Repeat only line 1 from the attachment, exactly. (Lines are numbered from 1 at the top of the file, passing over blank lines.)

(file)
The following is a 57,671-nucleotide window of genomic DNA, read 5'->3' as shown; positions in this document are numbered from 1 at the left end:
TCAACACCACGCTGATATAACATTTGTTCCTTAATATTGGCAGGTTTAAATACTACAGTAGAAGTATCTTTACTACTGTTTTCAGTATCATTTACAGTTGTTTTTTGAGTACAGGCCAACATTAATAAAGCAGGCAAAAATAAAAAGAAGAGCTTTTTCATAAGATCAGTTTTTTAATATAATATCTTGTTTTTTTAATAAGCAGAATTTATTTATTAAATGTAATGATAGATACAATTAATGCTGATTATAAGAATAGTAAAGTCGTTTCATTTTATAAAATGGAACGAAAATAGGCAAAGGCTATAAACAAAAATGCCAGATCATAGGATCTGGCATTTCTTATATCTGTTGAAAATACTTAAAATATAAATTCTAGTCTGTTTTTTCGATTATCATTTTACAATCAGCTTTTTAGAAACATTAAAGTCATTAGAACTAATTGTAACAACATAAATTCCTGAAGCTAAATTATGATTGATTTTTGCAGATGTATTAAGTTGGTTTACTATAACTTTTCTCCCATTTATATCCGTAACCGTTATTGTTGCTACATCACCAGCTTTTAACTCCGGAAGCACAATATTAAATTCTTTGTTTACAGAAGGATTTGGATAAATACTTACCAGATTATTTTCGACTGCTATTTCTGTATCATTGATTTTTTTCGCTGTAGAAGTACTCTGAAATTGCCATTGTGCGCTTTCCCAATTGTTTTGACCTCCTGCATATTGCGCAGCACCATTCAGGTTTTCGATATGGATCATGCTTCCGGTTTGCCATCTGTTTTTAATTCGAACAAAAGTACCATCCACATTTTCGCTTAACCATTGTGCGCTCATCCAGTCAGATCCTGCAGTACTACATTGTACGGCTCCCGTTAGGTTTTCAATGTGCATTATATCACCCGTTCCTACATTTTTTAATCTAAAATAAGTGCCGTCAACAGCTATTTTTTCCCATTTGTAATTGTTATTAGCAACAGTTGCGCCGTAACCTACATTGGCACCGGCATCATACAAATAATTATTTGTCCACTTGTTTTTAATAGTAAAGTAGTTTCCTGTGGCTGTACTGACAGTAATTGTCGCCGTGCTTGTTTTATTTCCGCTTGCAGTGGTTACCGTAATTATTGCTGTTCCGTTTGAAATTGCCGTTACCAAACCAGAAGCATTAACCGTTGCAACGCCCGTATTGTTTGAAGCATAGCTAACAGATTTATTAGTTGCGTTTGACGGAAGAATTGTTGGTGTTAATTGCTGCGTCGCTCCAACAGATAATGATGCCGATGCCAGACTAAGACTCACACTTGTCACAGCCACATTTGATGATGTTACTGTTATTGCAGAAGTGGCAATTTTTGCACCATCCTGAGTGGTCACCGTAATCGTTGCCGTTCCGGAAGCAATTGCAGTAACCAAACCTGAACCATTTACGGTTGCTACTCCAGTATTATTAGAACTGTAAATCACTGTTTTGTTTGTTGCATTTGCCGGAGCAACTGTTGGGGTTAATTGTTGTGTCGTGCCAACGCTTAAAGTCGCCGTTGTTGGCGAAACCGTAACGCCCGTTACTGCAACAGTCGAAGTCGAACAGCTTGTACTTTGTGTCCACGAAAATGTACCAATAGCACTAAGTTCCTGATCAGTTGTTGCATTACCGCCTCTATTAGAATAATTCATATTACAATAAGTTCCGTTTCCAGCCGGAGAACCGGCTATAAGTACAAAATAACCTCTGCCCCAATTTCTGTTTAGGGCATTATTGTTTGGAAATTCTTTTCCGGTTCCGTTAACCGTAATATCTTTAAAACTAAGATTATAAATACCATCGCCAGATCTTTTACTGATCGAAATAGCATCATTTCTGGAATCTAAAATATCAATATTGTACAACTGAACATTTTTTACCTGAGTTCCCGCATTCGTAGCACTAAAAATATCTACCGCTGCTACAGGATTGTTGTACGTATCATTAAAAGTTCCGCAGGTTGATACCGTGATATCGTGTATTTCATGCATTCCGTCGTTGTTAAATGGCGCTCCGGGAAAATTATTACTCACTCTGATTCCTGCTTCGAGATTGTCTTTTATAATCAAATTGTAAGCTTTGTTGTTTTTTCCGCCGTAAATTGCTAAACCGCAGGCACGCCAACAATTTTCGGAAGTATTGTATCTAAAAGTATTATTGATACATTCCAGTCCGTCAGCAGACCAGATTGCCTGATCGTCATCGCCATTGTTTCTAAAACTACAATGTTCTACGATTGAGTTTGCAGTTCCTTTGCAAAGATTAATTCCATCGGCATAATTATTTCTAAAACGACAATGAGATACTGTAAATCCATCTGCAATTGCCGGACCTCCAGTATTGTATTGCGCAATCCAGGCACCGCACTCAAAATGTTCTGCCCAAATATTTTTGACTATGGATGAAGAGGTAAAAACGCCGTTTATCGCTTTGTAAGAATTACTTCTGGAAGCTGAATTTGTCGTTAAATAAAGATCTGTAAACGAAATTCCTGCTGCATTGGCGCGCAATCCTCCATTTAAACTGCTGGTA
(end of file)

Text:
The following is a 57,671-nucleotide window of genomic DNA, read 5'->3' as shown; positions in this document are numbered from 1 at the left end: